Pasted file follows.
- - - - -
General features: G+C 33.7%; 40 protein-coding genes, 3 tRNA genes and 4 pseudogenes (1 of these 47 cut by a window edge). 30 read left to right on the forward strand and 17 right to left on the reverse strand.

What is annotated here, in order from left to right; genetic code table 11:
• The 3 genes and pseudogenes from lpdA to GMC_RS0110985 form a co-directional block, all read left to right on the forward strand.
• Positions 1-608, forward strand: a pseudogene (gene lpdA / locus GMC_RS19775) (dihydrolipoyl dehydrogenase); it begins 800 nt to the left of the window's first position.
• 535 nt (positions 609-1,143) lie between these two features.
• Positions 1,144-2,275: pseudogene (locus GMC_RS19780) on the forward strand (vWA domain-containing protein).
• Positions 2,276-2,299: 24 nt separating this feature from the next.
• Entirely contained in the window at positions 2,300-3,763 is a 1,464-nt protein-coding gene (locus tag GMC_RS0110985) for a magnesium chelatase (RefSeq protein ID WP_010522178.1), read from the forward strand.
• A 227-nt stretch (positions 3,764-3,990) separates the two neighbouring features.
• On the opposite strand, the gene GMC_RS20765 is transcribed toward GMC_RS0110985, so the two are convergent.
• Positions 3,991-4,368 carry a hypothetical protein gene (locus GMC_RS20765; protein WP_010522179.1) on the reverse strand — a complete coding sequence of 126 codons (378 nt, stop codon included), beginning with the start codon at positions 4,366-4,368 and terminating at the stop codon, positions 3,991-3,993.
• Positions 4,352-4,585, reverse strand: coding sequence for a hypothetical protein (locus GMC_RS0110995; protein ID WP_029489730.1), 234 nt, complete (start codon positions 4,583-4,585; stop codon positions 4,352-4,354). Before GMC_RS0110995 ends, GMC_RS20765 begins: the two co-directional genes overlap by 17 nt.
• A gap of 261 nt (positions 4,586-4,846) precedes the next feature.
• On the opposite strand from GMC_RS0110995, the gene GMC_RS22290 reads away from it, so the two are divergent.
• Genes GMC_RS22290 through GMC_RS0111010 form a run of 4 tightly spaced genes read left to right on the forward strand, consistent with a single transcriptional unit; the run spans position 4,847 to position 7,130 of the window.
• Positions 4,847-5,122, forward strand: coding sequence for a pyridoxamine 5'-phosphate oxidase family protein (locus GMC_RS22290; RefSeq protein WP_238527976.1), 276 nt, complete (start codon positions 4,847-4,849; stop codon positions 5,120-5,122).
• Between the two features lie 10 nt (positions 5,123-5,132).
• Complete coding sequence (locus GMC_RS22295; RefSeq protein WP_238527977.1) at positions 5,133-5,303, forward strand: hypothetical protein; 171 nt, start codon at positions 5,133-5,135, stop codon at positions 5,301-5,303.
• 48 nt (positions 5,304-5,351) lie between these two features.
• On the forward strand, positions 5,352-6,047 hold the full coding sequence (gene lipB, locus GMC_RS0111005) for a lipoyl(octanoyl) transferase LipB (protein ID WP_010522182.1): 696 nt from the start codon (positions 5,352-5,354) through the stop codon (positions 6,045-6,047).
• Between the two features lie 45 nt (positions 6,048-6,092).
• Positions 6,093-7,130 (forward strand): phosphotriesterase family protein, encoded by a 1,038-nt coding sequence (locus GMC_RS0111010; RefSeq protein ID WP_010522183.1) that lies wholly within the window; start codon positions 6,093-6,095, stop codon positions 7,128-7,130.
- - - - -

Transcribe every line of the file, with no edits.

General features: G+C 33.7%; 40 protein-coding genes, 3 tRNA genes and 4 pseudogenes (1 of these 47 cut by a window edge). 30 read left to right on the forward strand and 17 right to left on the reverse strand.

What is annotated here, in order from left to right; genetic code table 11:
• The 3 genes and pseudogenes from lpdA to GMC_RS0110985 form a co-directional block, all read left to right on the forward strand.
• Positions 1-608, forward strand: a pseudogene (gene lpdA / locus GMC_RS19775) (dihydrolipoyl dehydrogenase); it begins 800 nt to the left of the window's first position.
• 535 nt (positions 609-1,143) lie between these two features.
• Positions 1,144-2,275: pseudogene (locus GMC_RS19780) on the forward strand (vWA domain-containing protein).
• Positions 2,276-2,299: 24 nt separating this feature from the next.
• Entirely contained in the window at positions 2,300-3,763 is a 1,464-nt protein-coding gene (locus tag GMC_RS0110985) for a magnesium chelatase (RefSeq protein ID WP_010522178.1), read from the forward strand.
• A 227-nt stretch (positions 3,764-3,990) separates the two neighbouring features.
• On the opposite strand, the gene GMC_RS20765 is transcribed toward GMC_RS0110985, so the two are convergent.
• Positions 3,991-4,368 carry a hypothetical protein gene (locus GMC_RS20765; protein WP_010522179.1) on the reverse strand — a complete coding sequence of 126 codons (378 nt, stop codon included), beginning with the start codon at positions 4,366-4,368 and terminating at the stop codon, positions 3,991-3,993.
• Positions 4,352-4,585, reverse strand: coding sequence for a hypothetical protein (locus GMC_RS0110995; protein ID WP_029489730.1), 234 nt, complete (start codon positions 4,583-4,585; stop codon positions 4,352-4,354). Before GMC_RS0110995 ends, GMC_RS20765 begins: the two co-directional genes overlap by 17 nt.
• A gap of 261 nt (positions 4,586-4,846) precedes the next feature.
• On the opposite strand from GMC_RS0110995, the gene GMC_RS22290 reads away from it, so the two are divergent.
• Genes GMC_RS22290 through GMC_RS0111010 form a run of 4 tightly spaced genes read left to right on the forward strand, consistent with a single transcriptional unit; the run spans position 4,847 to position 7,130 of the window.
• Positions 4,847-5,122, forward strand: coding sequence for a pyridoxamine 5'-phosphate oxidase family protein (locus GMC_RS22290; RefSeq protein WP_238527976.1), 276 nt, complete (start codon positions 4,847-4,849; stop codon positions 5,120-5,122).
• Between the two features lie 10 nt (positions 5,123-5,132).
• Complete coding sequence (locus GMC_RS22295; RefSeq protein WP_238527977.1) at positions 5,133-5,303, forward strand: hypothetical protein; 171 nt, start codon at positions 5,133-5,135, stop codon at positions 5,301-5,303.
• 48 nt (positions 5,304-5,351) lie between these two features.
• On the forward strand, positions 5,352-6,047 hold the full coding sequence (gene lipB, locus GMC_RS0111005) for a lipoyl(octanoyl) transferase LipB (protein ID WP_010522182.1): 696 nt from the start codon (positions 5,352-5,354) through the stop codon (positions 6,045-6,047).
• Between the two features lie 45 nt (positions 6,048-6,092).
• Positions 6,093-7,130 (forward strand): phosphotriesterase family protein, encoded by a 1,038-nt coding sequence (locus GMC_RS0111010; RefSeq protein ID WP_010522183.1) that lies wholly within the window; start codon positions 6,093-6,095, stop codon positions 7,128-7,130.